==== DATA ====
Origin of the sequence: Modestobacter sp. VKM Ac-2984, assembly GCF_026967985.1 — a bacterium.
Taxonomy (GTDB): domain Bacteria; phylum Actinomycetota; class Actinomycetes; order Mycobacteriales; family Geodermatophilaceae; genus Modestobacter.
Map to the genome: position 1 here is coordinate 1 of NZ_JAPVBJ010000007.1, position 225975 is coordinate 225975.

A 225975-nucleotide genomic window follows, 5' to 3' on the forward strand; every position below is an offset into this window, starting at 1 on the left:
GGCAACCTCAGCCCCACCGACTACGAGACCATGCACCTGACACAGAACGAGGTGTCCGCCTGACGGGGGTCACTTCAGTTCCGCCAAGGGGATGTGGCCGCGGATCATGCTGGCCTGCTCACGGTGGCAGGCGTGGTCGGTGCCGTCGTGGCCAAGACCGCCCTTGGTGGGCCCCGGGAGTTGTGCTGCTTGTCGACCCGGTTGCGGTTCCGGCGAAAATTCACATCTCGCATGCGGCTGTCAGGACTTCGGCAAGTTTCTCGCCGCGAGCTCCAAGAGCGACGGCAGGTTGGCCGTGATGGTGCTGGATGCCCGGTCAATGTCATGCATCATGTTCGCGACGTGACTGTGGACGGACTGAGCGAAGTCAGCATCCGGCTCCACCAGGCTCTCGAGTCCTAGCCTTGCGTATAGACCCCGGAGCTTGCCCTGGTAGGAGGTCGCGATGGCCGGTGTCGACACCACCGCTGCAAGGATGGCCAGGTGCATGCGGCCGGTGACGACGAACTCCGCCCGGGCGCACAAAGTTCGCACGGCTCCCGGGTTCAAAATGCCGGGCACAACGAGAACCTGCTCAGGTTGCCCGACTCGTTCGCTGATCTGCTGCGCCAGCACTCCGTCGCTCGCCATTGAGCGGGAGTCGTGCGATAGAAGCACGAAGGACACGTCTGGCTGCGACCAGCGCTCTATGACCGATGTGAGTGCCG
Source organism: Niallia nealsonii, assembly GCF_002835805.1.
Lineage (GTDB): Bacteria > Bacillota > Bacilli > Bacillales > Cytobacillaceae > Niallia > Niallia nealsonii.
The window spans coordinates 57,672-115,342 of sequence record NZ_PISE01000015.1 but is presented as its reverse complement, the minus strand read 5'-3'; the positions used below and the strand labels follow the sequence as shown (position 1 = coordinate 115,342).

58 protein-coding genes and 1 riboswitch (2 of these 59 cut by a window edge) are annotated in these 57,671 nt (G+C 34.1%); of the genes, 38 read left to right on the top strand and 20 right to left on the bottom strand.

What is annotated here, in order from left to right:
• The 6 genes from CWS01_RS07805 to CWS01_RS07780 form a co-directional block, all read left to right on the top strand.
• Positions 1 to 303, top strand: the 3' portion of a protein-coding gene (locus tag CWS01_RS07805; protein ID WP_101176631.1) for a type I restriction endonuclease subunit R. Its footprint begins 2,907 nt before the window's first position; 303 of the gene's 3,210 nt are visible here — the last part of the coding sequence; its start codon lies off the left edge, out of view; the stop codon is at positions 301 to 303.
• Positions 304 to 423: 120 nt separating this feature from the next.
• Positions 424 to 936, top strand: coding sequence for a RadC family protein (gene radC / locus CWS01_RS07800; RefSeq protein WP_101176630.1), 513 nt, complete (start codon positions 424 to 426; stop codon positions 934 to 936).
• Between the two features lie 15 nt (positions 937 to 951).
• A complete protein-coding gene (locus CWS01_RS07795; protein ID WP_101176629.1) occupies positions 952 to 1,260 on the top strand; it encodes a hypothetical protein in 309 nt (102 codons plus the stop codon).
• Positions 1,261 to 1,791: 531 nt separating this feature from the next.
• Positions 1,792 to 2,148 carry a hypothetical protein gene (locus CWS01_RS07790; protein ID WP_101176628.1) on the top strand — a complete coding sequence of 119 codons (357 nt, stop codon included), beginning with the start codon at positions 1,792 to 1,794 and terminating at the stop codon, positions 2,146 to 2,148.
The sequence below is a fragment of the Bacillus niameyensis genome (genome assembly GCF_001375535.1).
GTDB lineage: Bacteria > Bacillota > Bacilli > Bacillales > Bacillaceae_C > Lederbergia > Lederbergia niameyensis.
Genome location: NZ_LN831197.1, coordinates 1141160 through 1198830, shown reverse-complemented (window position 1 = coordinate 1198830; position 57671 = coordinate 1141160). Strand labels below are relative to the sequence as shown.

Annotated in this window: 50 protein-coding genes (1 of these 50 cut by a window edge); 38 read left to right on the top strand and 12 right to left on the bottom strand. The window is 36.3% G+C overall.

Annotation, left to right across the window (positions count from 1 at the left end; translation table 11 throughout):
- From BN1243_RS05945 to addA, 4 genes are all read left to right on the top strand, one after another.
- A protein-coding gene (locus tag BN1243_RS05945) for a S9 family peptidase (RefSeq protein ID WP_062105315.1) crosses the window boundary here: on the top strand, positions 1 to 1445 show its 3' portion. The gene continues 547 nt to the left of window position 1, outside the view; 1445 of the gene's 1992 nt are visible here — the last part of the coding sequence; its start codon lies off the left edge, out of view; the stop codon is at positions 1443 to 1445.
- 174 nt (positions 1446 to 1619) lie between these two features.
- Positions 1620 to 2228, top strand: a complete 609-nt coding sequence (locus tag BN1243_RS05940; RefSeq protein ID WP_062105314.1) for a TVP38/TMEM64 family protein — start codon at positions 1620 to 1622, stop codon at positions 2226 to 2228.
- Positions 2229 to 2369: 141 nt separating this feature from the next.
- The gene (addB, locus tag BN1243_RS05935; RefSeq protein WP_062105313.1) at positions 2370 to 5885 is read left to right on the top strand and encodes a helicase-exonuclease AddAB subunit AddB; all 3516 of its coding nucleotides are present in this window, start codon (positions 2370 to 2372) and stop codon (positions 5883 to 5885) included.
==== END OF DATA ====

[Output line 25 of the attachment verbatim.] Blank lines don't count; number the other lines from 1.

- A protein-coding gene (locus tag BN1243_RS05945) for a S9 family peptidase (RefSeq protein ID WP_062105315.1) crosses the window boundary here: on the top strand, positions 1 to 1445 show its 3' portion. The gene continues 547 nt to the left of window position 1, outside the view; 1445 of the gene's 1992 nt are visible here — the last part of the coding sequence; its start codon lies off the left edge, out of view; the stop codon is at positions 1443 to 1445.